Published: Sunday, June 11, 2006
Forum raises prison issues
One California prison focuses on learning empathy and group therapy.
By SEAN BARRON
YOUNGSTOWN For many people, the most practical solution to dealing with crime and those who commit violent acts is fairly straightforward: Lock up the offenders for as long as possible and, in some cases, throw away the key or pull the switch.
But do those methods alone, along with a burgeoning growth in the number of maximum security prisons in the nation, make society safer and inmates who are freed less likely to commit new crimes?
Those were among the numerous issues pertaining to crime and punishment addressed Saturday at the Youngstown Prison Forum. The seven-hour conference in Youngstown State University's Beeghly Hall took a critical look at social roles of prisons in Ohio, as well as mental health and human rights issues for inmates, and alternatives to prison.
The event, co-sponsored by the Youngstown Workers' Solidarity Club and YSU's Dr. James Dale Ethics Center and Department of English, featured various workshops and a panel of women who have family members on Death Row. The conference also had presentations on readjusting to society after being incarcerated and information relating to the 11 days of rioting in 1993 at the maximum-security facility in Lucasville.
Kicking off the sessions was a 50-minute film that pointed out the contrasts between how inmates at the Ohio State Penitentiary on state Route 616 are handled compared with about 60 violent offenders in the San Francisco County Jail.
The 2002 film followed operations at the Youngstown Supermax facility, which opened in 1998 in Coitsville Township, and showed, for example, the procedures for strip-searching new inmates and how most of the approximately 465 prisoners are locked in their cells for 23 hours a day with few privileges. Interspersed with those portions was footage showing an experimental program at the California lockup in which the emphasis for changing violent behavior was on learning empathy and participating in group therapy instead of on punishment.
Theresa Lyons, Janice Conway and Ruth Group, members of the newly formed Loved Ones of Prisoners, shared their feelings and stories about what it's like to have a son or grandson sentenced to death. Inmates condemned to death were moved to Youngstown earlier this year; prisoners are still sent to Lucasville for the actual execution.
Lyons, whose grandson Odraye Jones was sentenced to die for the killing of an Ashtabula police officer in 1998, contended he was convicted on flimsy evidence. A 12-year-old girl said she saw Jones commit the crime, yet his fingerprints were never found on the gun, Lyons said.
"I'm a victim because my [grandson's] on Death Row for something he didn't do. I've been suffering for eight years," the Youngstown woman said.
Conway and Group shared similar stories pertaining to their sons, whom they say were wrongly convicted of aggravated murder.
Carol Parcell of Akron said she's come across new evidence that could exonerate her son, Brett Hartmann, who she says was convicted of aggravated murder, kidnapping and other charges on faulty evidence before being given the death penalty about eight years ago. Parcell is a member of Families that Matter and Ohioans to Stop Executions, both anti-death-penalty groups.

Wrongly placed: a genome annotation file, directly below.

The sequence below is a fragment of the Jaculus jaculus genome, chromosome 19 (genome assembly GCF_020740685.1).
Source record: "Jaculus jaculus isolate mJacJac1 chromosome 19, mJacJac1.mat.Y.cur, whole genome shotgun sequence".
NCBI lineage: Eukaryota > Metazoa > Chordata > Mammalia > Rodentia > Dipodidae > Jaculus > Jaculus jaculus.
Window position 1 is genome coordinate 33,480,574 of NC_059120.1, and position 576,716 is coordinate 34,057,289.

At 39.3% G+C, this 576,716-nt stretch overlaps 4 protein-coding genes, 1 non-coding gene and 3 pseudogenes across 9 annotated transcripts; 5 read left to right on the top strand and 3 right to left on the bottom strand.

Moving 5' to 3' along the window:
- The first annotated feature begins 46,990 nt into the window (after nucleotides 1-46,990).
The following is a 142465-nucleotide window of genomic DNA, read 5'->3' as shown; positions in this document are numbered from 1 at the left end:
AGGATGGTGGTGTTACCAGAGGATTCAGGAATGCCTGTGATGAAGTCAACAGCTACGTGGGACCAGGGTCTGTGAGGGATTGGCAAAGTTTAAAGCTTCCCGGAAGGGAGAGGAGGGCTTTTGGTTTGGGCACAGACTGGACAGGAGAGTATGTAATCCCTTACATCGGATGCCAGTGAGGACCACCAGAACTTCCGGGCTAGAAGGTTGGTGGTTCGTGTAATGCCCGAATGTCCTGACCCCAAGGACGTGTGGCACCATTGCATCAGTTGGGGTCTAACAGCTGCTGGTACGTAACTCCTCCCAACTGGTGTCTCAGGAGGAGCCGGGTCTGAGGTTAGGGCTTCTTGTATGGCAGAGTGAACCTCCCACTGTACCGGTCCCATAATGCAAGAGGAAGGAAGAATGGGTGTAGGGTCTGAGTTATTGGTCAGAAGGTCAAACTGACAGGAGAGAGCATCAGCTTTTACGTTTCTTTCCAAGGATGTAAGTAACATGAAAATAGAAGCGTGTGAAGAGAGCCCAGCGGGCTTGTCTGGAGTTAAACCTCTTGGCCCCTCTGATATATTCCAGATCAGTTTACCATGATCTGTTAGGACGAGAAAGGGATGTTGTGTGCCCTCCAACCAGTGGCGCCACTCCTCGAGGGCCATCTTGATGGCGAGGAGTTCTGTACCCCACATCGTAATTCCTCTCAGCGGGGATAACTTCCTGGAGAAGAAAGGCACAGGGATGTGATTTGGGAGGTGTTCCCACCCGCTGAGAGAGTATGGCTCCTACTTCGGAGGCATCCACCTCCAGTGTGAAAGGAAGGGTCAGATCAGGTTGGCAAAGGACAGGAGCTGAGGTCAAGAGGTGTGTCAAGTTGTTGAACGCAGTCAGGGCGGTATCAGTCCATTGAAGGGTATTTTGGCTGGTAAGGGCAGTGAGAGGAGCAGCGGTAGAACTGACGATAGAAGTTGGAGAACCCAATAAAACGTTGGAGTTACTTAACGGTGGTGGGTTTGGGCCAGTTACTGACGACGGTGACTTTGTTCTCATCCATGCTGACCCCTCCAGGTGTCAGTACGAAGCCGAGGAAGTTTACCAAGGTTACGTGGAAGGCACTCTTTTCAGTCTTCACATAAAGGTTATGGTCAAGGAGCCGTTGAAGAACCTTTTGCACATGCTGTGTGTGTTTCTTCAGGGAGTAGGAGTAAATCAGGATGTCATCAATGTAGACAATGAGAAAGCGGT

The panel was made up of Dr. Kathryn Burns of the Cuyahoga County Community Mental Health Board, Dr. Ayham Haddad, a former OSP physician, and Atty. Jeff Gamso, legal director of the American Civil Liberties Union of Ohio.
Gamso told the audience of a client he represents who was sentenced to death twice before having his sentenced commuted to life in prison. The man suffered a lifetime of sexual and other abuse, mitigating circumstances that the courts twice failed to consider before the 4-3 Ohio Supreme Court ruling that reduced the man's sentence.
"We have a system that doesn't work," Gamso said of the imposition of capital punishment, adding that many on death row in Ohio are mentally ill.
Kunta Kenyatta, a member of Citizens United for the Rehabilitation of Errants, a national organization set up to reduce crime through criminal justice reform, discussed his experiences upon being released after serving 16 years, three at OSP, before being freed in November 2002. Kenyatta said re-entry into society was initially difficult, but he has gotten a job and owns a home.
Laurie Hoover, a member of CURE-Ohio, said her group fights for prison reforms and inmates' rights. Life for many prisoners, especially over the past several years, is tougher because fewer education and rehabilitation programs are offered as more prisons focus strictly on punishment and making higher profits, she said.
Each inmate's case should be looked at individually, and they are more likely to be repeat offenders if they aren't "given tools to know what options they have to lead to change," Hoover explained.
Wrapping up the program was a presentation by Atty. Staughton Lynd in which he talked about the April 1993 prison riots at Lucasville that resulted in the death of a corrections officer. Five prisoners were handed the death penalty for the killing of officer Robert Vallandingham, but at least two of them were unfairly sentenced based on false testimony, Lynd contended.
Group announced that two silent vigils will be from 2 to 3:30 p.m. July 16 and 23 near the Ohio State Penitentiary on behalf of inmates scheduled to be put to death.